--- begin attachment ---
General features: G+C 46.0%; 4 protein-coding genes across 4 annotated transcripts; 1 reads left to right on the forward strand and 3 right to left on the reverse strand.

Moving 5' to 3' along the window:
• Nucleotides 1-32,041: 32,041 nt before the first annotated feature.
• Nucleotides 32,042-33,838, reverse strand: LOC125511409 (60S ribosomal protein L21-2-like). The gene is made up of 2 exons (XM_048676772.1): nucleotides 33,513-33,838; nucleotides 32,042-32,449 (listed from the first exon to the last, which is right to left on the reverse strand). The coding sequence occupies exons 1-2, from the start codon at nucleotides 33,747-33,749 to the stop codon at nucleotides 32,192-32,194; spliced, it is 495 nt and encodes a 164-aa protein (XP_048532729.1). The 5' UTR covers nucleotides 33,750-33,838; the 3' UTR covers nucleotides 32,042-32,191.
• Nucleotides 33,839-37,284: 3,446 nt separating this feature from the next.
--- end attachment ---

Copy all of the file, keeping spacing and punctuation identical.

General features: G+C 46.0%; 4 protein-coding genes across 4 annotated transcripts; 1 reads left to right on the forward strand and 3 right to left on the reverse strand.

Moving 5' to 3' along the window:
• Nucleotides 1-32,041: 32,041 nt before the first annotated feature.
• Nucleotides 32,042-33,838, reverse strand: LOC125511409 (60S ribosomal protein L21-2-like). The gene is made up of 2 exons (XM_048676772.1): nucleotides 33,513-33,838; nucleotides 32,042-32,449 (listed from the first exon to the last, which is right to left on the reverse strand). The coding sequence occupies exons 1-2, from the start codon at nucleotides 33,747-33,749 to the stop codon at nucleotides 32,192-32,194; spliced, it is 495 nt and encodes a 164-aa protein (XP_048532729.1). The 5' UTR covers nucleotides 33,750-33,838; the 3' UTR covers nucleotides 32,042-32,191.
• Nucleotides 33,839-37,284: 3,446 nt separating this feature from the next.